Jan Cienski in Warsaw -
More bombshell revelations are shaking the Polish government as the Wprost weekly continues to publish illegal recordings of top government officials obtained in Warsaw restaurants – this time the most embarrassing revelations come from Radoslaw Sikorski, the foreign minister. As speculation grows about the source of the recordings, the focus is on who would benefit from destabilising the government at a time when Poland is playing a central role in the EU response to Russia's aggression against Ukraine.
In a January conversation with former finance minister Jacek Rostowski, Sikorski says that the “Polish-American alliance is worthless”. In the colourful language that has become a hallmark of the recordings, Sikorski goes on to say, “It's complete bullshit. We'll get into a conflict with the Germans and the Russians and we'll think that everything is super because we gave the Americans a blowjob. Losers. Complete losers.”
The foreign ministry said it would not comment until all the recordings are made public. US officials also raced to send the message that Polish-US ties would not be damaged by the recordings. “I’m not going to comment on alleged content of private conversations. As for our alliance, I think it’s strong,” tweeted Stephen Mull, the US ambassador in Warsaw.
Wprost also published a series of other conversations from a list that includes Jacek Krawiec, head of PKN Orlen, the country's largest oil refiner; Treasury Minister Wojciech Karpinski; the former government spokesman Pawel Gras; and others.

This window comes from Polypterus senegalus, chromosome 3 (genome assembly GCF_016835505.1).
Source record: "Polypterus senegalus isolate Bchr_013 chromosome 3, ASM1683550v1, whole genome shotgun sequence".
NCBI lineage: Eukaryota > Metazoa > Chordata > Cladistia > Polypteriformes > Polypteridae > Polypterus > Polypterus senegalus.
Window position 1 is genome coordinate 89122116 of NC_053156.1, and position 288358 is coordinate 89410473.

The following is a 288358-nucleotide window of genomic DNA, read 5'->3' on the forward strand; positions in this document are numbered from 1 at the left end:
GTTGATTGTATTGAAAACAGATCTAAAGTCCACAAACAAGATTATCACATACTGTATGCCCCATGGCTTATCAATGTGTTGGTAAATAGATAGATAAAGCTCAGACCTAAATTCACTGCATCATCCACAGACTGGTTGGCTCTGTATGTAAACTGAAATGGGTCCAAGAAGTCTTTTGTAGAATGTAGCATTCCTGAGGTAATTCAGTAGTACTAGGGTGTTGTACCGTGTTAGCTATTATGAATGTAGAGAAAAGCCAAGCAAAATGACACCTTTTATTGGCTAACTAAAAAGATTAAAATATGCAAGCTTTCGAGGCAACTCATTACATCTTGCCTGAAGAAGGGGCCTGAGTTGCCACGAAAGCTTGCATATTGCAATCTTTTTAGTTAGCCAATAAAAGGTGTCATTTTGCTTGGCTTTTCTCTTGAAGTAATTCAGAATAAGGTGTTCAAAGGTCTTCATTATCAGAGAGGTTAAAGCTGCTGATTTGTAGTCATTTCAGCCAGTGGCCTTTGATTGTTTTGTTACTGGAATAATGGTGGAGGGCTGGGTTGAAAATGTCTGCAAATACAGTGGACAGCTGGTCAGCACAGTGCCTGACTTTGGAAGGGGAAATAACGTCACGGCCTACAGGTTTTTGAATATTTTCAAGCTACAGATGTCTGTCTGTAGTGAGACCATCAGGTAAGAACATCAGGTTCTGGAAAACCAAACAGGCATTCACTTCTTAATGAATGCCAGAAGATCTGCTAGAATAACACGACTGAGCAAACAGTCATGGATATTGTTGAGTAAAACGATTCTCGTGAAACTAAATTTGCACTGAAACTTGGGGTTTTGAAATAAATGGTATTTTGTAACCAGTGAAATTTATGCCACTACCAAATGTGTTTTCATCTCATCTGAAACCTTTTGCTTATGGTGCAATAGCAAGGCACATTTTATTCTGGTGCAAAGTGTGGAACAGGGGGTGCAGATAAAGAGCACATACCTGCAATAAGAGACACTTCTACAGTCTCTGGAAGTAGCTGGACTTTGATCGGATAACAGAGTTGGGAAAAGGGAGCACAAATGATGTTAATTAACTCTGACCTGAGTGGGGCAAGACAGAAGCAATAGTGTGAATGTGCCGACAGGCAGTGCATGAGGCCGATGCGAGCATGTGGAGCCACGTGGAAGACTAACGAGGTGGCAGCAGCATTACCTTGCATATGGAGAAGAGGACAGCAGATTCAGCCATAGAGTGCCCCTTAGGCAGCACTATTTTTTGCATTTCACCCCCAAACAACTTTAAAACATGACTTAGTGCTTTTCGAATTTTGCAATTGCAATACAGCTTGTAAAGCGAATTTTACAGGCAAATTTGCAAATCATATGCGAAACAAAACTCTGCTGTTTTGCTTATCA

The magazine would only identify the source of the recordings as a “businessman”. Apparently, the latest dump of recordings was received on June 19, sent by someone identifying themselves as “Patriot”. The magazine’s editor said that the only fragments not published involved private aspects of the conversations.
Who is the source?
The first recordings released a week ago dropped a bomb on the government of prime minister Donald Tusk, revealing that Interior Minister Bartlomiej Sienkiewicz had met with the central bank governor Marek Belka to sound him out about getting the bank to act if the economy soured before next year's parliamentary elections, putting a third win for Civic Platform in doubt. In what looks like a violation of the apolitical nature of his appointment, Belka agreed to help.
However, the latest recordings seem to have much less of a public policy background and are raising serious questions in Warsaw as to who would have sat on them for months before making them public now. They seem to have been made in conjunction with waiters working at various swish Warsaw restaurants popular with off-duty politicians, but there is worry that they are being aimed at destabilising the government at a time when Poland is playing a key role in firming up the EU response to Russia's aggression against Ukraine.
While individual heads may roll over the recordings – Sienkiewicz's position appears to be very insecure – the government is unlikely to fall. It has a parliamentary majority together with its smaller coalition partner from the Polish People's Party, and despite opposition calls for a new technocratic government, Tusk does not have to call early elections.
Civic Platform is trailing the opposition Law and Justice party in recent opinion polls, so there is little incentive for Tusk to go to voters this year as his party stands a good chance of losing. Parliamentary elections are scheduled for next year.
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